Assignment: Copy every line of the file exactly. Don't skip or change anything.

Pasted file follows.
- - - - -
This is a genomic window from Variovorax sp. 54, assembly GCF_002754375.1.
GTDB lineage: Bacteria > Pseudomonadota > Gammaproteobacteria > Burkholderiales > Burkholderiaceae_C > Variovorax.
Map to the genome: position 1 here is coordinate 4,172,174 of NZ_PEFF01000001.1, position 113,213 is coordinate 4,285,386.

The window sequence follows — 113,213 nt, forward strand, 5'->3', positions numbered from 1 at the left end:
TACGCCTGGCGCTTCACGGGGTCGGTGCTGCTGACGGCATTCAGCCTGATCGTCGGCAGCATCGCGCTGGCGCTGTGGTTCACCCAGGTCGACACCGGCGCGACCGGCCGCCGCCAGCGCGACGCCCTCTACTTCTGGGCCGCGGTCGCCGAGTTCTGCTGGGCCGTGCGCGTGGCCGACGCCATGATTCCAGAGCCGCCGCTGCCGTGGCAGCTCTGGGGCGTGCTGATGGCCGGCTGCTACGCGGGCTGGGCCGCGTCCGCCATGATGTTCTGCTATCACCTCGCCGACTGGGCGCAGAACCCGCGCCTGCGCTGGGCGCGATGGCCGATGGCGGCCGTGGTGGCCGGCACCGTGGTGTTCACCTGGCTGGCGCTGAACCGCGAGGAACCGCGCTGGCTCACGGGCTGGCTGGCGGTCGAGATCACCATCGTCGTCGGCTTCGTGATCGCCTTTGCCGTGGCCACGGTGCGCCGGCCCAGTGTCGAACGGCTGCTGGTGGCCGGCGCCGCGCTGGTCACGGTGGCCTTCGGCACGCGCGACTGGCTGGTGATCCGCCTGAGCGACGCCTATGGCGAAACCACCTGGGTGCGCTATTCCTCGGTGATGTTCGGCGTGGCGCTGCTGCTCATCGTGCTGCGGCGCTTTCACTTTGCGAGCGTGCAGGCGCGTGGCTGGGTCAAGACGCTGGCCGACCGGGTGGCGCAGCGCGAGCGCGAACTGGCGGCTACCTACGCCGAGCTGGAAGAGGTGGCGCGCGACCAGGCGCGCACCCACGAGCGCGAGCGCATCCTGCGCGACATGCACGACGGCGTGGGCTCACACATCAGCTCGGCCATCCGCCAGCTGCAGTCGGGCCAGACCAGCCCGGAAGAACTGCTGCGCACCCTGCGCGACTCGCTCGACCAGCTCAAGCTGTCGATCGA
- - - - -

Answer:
This is a genomic window from Variovorax sp. 54, assembly GCF_002754375.1.
GTDB lineage: Bacteria > Pseudomonadota > Gammaproteobacteria > Burkholderiales > Burkholderiaceae_C > Variovorax.
Map to the genome: position 1 here is coordinate 4,172,174 of NZ_PEFF01000001.1, position 113,213 is coordinate 4,285,386.

The window sequence follows — 113,213 nt, forward strand, 5'->3', positions numbered from 1 at the left end:
TACGCCTGGCGCTTCACGGGGTCGGTGCTGCTGACGGCATTCAGCCTGATCGTCGGCAGCATCGCGCTGGCGCTGTGGTTCACCCAGGTCGACACCGGCGCGACCGGCCGCCGCCAGCGCGACGCCCTCTACTTCTGGGCCGCGGTCGCCGAGTTCTGCTGGGCCGTGCGCGTGGCCGACGCCATGATTCCAGAGCCGCCGCTGCCGTGGCAGCTCTGGGGCGTGCTGATGGCCGGCTGCTACGCGGGCTGGGCCGCGTCCGCCATGATGTTCTGCTATCACCTCGCCGACTGGGCGCAGAACCCGCGCCTGCGCTGGGCGCGATGGCCGATGGCGGCCGTGGTGGCCGGCACCGTGGTGTTCACCTGGCTGGCGCTGAACCGCGAGGAACCGCGCTGGCTCACGGGCTGGCTGGCGGTCGAGATCACCATCGTCGTCGGCTTCGTGATCGCCTTTGCCGTGGCCACGGTGCGCCGGCCCAGTGTCGAACGGCTGCTGGTGGCCGGCGCCGCGCTGGTCACGGTGGCCTTCGGCACGCGCGACTGGCTGGTGATCCGCCTGAGCGACGCCTATGGCGAAACCACCTGGGTGCGCTATTCCTCGGTGATGTTCGGCGTGGCGCTGCTGCTCATCGTGCTGCGGCGCTTTCACTTTGCGAGCGTGCAGGCGCGTGGCTGGGTCAAGACGCTGGCCGACCGGGTGGCGCAGCGCGAGCGCGAACTGGCGGCTACCTACGCCGAGCTGGAAGAGGTGGCGCGCGACCAGGCGCGCACCCACGAGCGCGAGCGCATCCTGCGCGACATGCACGACGGCGTGGGCTCACACATCAGCTCGGCCATCCGCCAGCTGCAGTCGGGCCAGACCAGCCCGGAAGAACTGCTGCGCACCCTGCGCGACTCGCTCGACCAGCTCAAGCTGTCGATCGA